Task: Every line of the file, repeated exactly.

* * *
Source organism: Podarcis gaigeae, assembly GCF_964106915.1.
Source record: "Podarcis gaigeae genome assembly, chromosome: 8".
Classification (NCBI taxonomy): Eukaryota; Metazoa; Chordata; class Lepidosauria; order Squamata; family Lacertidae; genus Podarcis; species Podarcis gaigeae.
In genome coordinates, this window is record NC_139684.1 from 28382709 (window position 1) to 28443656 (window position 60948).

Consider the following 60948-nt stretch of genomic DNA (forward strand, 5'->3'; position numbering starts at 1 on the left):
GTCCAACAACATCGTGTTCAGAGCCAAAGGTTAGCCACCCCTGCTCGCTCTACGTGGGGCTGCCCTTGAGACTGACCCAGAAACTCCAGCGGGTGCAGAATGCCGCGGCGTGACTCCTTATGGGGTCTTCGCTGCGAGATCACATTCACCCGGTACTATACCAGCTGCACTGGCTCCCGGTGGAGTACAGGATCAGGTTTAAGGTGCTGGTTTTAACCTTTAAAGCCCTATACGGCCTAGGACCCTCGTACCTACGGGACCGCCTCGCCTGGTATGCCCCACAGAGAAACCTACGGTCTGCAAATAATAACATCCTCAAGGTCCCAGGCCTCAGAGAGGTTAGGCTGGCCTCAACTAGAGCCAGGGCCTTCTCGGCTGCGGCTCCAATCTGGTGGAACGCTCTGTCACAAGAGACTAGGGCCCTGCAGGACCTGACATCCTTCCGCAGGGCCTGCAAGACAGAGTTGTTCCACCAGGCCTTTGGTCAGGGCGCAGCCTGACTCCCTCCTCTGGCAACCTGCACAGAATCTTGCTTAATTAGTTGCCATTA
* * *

Source organism: Podarcis gaigeae, assembly GCF_964106915.1.
Source record: "Podarcis gaigeae genome assembly, chromosome: 8".
Classification (NCBI taxonomy): Eukaryota; Metazoa; Chordata; class Lepidosauria; order Squamata; family Lacertidae; genus Podarcis; species Podarcis gaigeae.
In genome coordinates, this window is record NC_139684.1 from 28382709 (window position 1) to 28443656 (window position 60948).

Consider the following 60948-nt stretch of genomic DNA (forward strand, 5'->3'; position numbering starts at 1 on the left):
GTCCAACAACATCGTGTTCAGAGCCAAAGGTTAGCCACCCCTGCTCGCTCTACGTGGGGCTGCCCTTGAGACTGACCCAGAAACTCCAGCGGGTGCAGAATGCCGCGGCGTGACTCCTTATGGGGTCTTCGCTGCGAGATCACATTCACCCGGTACTATACCAGCTGCACTGGCTCCCGGTGGAGTACAGGATCAGGTTTAAGGTGCTGGTTTTAACCTTTAAAGCCCTATACGGCCTAGGACCCTCGTACCTACGGGACCGCCTCGCCTGGTATGCCCCACAGAGAAACCTACGGTCTGCAAATAATAACATCCTCAAGGTCCCAGGCCTCAGAGAGGTTAGGCTGGCCTCAACTAGAGCCAGGGCCTTCTCGGCTGCGGCTCCAATCTGGTGGAACGCTCTGTCACAAGAGACTAGGGCCCTGCAGGACCTGACATCCTTCCGCAGGGCCTGCAAGACAGAGTTGTTCCACCAGGCCTTTGGTCAGGGCGCAGCCTGACTCCCTCCTCTGGCAACCTGCACAGAATCTTGCTTAATTAGTTGCCATTA